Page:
I have done this lesson before (past post) but always find it so 'happy' so I wanted to do it again. This time, I changed things just a bit to make it a two-day project rather than a three-day.
Day 1: Students cut the hearts. Let me tell you, this was quite the challenge this year. I have been running the K's as stations and modified choice. I think there has been some loose on following instructions in my class because of it. I found that the students had a hard time making these hearts and it appeared to be because they were not stopping, looking and listening. I'm doing some real soul searching to determine if I think this is a good thing, or a bad thing. I would love to hear your take on that. Students cut the hearts for their family members and glued them onto the horizon line. (this lesson was also the introduction to horizon line).
There was one class that did better with the heart cutting than others. I gave them a 5 minute at the end of class lesson. They were 'assigned' to practice at home. I also sent an email home asking parents to practice this with their kids. I also asked the teacher to put a station in her class around this idea. I saw 90% more success in this class. I was able to put more effort into the 10% that did not have the practice.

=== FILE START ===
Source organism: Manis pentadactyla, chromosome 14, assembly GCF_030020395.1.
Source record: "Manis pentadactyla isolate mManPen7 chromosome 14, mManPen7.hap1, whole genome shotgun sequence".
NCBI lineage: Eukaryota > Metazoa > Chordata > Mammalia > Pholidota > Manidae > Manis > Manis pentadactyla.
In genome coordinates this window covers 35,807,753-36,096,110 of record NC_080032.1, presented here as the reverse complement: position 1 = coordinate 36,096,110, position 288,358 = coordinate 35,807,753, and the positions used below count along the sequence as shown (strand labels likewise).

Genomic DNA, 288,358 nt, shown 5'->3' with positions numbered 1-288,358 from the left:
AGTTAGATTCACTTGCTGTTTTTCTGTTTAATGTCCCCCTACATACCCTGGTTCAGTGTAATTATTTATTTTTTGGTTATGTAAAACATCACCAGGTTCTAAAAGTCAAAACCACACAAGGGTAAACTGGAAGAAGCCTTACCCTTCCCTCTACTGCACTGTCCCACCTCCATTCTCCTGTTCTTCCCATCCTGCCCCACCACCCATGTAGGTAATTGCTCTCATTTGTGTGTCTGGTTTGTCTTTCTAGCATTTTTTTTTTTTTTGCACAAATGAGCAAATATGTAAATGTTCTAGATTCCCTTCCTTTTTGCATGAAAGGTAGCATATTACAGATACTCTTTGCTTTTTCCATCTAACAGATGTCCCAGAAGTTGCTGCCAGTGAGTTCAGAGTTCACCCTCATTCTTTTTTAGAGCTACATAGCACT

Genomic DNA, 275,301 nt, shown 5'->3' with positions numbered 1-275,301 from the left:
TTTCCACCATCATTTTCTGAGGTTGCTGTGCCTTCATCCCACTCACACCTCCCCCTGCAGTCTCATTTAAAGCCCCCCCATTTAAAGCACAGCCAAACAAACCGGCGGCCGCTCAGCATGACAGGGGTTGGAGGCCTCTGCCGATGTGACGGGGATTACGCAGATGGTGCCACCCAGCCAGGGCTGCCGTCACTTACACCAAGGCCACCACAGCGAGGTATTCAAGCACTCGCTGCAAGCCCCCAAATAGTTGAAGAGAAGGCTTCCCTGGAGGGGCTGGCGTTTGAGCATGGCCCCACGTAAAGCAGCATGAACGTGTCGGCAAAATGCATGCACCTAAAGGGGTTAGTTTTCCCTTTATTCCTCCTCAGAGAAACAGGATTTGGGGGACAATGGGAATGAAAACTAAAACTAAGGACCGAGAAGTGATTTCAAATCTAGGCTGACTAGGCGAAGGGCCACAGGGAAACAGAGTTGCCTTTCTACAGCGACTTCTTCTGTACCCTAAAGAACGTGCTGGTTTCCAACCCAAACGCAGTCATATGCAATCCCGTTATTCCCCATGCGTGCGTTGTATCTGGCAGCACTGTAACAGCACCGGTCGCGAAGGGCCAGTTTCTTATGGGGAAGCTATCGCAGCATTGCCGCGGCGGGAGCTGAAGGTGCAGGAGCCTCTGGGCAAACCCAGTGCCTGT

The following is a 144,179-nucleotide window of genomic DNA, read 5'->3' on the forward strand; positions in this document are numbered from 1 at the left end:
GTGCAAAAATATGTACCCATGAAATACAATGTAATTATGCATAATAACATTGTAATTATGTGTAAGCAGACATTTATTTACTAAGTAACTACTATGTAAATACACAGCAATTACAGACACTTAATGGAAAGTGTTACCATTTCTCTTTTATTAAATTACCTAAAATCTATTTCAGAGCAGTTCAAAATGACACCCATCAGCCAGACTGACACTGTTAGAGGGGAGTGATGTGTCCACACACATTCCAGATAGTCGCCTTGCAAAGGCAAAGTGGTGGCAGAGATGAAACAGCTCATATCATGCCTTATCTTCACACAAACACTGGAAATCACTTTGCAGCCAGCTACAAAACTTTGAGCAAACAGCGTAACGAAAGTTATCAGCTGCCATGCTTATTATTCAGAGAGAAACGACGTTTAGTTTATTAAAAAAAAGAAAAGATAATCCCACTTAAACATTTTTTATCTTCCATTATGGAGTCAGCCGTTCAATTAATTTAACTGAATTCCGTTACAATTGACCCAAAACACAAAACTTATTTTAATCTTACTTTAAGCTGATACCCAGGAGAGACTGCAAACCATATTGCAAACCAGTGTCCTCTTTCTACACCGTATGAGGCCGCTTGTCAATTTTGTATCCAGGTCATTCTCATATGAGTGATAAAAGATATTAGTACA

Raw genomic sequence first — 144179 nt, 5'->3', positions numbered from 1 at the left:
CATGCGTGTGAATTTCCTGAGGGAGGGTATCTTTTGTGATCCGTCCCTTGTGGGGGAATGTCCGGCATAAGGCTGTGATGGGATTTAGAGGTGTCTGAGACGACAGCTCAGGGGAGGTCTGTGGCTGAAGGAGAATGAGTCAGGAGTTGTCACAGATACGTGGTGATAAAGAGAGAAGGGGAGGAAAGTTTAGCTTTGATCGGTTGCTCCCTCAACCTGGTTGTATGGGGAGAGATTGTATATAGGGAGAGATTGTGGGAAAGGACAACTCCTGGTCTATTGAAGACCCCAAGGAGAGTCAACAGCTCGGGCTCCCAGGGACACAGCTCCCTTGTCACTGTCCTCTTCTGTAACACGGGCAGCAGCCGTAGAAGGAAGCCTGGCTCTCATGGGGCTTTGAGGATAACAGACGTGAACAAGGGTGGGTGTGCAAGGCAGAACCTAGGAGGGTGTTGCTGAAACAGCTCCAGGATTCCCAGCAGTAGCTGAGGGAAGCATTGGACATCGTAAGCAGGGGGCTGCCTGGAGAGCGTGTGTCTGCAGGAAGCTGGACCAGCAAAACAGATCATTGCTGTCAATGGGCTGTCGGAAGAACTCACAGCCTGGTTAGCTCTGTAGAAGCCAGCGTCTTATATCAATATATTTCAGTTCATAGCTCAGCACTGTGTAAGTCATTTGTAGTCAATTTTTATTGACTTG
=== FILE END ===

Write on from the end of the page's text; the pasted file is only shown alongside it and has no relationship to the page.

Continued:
Day 2: I explained that the students should glue the head, arms and legs down first. Then they could get a sharpie to add the final details. I found this to be less frustrating for K's to collage their work rather than last year when I had them color. I love coloring with K's but this was a 12 x 18 sheet of paper. That's just too much for many k's to do a quality job.
So the happy little families are hung again. I love getting to know the kids better through this lesson. I learn who's moms are pregnant. Who's one of many and who's an only. K's (in their raw honesty) tell me things like, 'My Mom died'. I enjoy that this lesson allows me to talk about the many different ways that families can look and that all families are OK. These are helpful project for me to better understand the diverse group that I teach.